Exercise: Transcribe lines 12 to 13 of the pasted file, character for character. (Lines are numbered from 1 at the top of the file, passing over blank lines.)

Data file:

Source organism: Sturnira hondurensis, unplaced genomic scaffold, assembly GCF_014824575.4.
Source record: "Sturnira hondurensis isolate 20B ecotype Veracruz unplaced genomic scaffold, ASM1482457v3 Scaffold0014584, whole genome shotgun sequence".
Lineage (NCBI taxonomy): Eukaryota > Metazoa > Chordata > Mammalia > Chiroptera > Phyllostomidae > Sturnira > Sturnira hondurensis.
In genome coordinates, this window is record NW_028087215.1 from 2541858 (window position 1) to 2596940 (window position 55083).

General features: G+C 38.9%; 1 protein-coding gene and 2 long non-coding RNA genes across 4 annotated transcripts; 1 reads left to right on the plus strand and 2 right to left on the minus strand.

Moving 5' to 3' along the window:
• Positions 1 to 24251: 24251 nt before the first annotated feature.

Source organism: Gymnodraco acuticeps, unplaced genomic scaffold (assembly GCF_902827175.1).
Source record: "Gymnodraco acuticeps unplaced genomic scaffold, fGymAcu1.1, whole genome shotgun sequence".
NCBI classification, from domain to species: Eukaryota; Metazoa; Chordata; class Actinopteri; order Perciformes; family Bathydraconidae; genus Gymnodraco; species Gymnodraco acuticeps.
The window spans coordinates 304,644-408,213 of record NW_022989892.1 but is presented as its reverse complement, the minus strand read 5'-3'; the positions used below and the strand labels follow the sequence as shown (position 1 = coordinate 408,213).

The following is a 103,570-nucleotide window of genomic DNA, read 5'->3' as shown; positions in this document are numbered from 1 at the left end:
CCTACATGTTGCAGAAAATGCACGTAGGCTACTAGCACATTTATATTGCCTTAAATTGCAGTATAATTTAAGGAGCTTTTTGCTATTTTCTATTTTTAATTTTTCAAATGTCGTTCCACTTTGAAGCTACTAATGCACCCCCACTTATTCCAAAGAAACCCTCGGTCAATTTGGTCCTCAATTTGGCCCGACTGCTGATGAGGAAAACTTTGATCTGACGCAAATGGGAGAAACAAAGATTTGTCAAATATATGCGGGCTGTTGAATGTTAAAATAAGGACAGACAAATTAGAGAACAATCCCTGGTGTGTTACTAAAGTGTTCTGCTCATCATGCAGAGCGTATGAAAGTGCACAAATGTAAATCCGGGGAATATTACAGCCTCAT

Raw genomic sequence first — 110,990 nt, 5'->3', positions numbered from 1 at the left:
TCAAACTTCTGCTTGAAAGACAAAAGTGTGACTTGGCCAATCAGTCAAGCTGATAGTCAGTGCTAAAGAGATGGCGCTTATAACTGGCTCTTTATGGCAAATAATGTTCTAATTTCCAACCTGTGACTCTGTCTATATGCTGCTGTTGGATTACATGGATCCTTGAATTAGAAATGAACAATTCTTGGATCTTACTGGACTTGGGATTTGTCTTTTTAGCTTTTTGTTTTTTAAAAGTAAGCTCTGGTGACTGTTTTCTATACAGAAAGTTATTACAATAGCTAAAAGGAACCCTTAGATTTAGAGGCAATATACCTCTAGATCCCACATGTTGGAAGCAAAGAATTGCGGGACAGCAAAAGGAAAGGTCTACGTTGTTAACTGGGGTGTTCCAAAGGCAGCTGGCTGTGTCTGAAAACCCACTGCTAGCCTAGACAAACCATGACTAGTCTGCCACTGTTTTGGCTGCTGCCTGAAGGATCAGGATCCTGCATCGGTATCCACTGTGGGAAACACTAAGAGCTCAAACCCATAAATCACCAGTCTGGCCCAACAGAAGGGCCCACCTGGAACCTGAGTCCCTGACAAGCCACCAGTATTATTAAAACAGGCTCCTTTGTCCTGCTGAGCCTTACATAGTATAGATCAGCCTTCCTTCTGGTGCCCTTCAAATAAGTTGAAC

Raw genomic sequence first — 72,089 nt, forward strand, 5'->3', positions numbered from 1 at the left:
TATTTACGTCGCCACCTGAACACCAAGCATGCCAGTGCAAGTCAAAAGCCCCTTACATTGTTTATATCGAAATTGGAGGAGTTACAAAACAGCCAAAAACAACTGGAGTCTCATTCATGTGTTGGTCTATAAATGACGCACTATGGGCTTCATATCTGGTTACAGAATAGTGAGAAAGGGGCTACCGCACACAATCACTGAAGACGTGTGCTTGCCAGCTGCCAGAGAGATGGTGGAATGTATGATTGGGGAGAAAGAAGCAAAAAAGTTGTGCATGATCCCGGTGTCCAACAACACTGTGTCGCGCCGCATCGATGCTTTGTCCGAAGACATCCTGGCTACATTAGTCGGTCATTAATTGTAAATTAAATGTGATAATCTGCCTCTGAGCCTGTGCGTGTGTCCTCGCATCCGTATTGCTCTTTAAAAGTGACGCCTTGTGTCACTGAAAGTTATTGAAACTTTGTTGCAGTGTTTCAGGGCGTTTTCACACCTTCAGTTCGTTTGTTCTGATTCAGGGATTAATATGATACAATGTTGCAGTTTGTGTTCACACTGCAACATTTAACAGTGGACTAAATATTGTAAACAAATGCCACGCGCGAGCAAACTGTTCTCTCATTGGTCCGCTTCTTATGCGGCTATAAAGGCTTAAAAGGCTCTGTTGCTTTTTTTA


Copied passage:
The following is a 103,570-nucleotide window of genomic DNA, read 5'->3' as shown; positions in this document are numbered from 1 at the left end:
CCTACATGTTGCAGAAAATGCACGTAGGCTACTAGCACATTTATATTGCCTTAAATTGCAGTATAATTTAAGGAGCTTTTTGCTATTTTCTATTTTTAATTTTTCAAATGTCGTTCCACTTTGAAGCTACTAATGCACCCCCACTTATTCCAAAGAAACCCTCGGTCAATTTGGTCCTCAATTTGGCCCGACTGCTGATGAGGAAAACTTTGATCTGACGCAAATGGGAGAAACAAAGATTTGTCAAATATATGCGGGCTGTTGAATGTTAAAATAAGGACAGACAAATTAGAGAACAATCCCTGGTGTGTTACTAAAGTGTTCTGCTCATCATGCAGAGCGTATGAAAGTGCACAAATGTAAATCCGGGGAATATTACAGCCTCAT